Victorian Death, Mourning, & Haunted Occult Cultural History

Women History Forgot Part Two

#2 Mary Elizabeth Bowser

During the horrors of the Civil War, Mary Elizabeth Bowser, born Mary Jane Richards, was a slave on the Van Lew family plantation in Richmond, Virginia. When the Master, John Van Lew passed away, his wife, Elizabeth Van Lew, outspoken abolitionist and spy for the Union also, secretly set the slaves free, but Mary would allow herself to stay in bondage to infiltrate the Confederate government. Mary was well educated and gained the confidence of the prison guards and even Confederate President Jefferson Davis’ household, where she began her espionage, feeding information back to the leaders of the Union army. Mary also worked to bring food and medicines to the Union prisoners held near her and is responsible for saving the lives of countless men who would have died in prison.

Together Mary and her former Mistress would work tirelessly on behalf of the Union and truly have earned more than the minor mentions that history affords her. Mary was extremely intelligent and highly educated, yet Jefferson Davis never suspected that Mary could read or write and carelessly left his papers out in plain view of Mary who gleaned valuable intelligence. Anyone appreciating the freedoms and end of slavery that helped to make our nation greater than it was, must appreciate this brave woman who risked her life for the Union cause. Historians know very little regarding Mary after the war beyond the exploits that should have earned her a far bigger spot in the history books for her bravery in the face of a return to slavery or death for treason.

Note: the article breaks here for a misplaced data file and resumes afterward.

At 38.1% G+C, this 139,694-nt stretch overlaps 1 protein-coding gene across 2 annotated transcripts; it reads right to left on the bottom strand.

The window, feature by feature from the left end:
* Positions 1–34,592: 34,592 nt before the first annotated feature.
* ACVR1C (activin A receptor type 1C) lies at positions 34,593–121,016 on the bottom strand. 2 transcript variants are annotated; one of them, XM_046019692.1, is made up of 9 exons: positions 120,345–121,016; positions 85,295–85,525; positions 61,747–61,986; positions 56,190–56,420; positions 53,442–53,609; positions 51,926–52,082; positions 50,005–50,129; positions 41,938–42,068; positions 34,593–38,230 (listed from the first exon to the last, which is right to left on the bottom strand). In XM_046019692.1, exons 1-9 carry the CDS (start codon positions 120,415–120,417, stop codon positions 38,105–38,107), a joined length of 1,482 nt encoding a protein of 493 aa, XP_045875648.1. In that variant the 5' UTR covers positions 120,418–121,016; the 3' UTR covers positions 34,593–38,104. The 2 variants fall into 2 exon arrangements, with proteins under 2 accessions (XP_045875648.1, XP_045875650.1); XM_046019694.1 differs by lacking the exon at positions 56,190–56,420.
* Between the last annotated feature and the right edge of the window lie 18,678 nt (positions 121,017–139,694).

Drawing of Mary Elizabeth Bowser